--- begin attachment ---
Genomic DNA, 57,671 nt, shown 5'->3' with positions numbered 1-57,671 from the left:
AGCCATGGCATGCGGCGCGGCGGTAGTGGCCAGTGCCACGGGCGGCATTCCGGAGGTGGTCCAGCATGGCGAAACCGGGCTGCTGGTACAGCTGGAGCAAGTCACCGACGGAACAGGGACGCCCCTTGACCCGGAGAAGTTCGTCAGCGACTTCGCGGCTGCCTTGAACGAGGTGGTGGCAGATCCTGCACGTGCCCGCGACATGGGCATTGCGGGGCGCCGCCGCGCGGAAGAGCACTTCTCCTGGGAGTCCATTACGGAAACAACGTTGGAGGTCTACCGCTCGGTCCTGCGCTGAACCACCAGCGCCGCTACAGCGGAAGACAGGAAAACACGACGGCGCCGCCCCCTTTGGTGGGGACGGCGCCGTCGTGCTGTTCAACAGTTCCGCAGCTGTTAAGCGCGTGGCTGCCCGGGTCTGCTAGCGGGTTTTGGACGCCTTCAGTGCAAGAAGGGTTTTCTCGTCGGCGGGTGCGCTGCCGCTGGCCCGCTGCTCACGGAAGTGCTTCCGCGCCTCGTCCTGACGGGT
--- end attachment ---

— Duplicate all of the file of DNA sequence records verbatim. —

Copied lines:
Genomic DNA, 57,671 nt, shown 5'->3' with positions numbered 1-57,671 from the left:
AGCCATGGCATGCGGCGCGGCGGTAGTGGCCAGTGCCACGGGCGGCATTCCGGAGGTGGTCCAGCATGGCGAAACCGGGCTGCTGGTACAGCTGGAGCAAGTCACCGACGGAACAGGGACGCCCCTTGACCCGGAGAAGTTCGTCAGCGACTTCGCGGCTGCCTTGAACGAGGTGGTGGCAGATCCTGCACGTGCCCGCGACATGGGCATTGCGGGGCGCCGCCGCGCGGAAGAGCACTTCTCCTGGGAGTCCATTACGGAAACAACGTTGGAGGTCTACCGCTCGGTCCTGCGCTGAACCACCAGCGCCGCTACAGCGGAAGACAGGAAAACACGACGGCGCCGCCCCCTTTGGTGGGGACGGCGCCGTCGTGCTGTTCAACAGTTCCGCAGCTGTTAAGCGCGTGGCTGCCCGGGTCTGCTAGCGGGTTTTGGACGCCTTCAGTGCAAGAAGGGTTTTCTCGTCGGCGGGTGCGCTGCCGCTGGCCCGCTGCTCACGGAAGTGCTTCCGCGCCTCGTCCTGACGGGT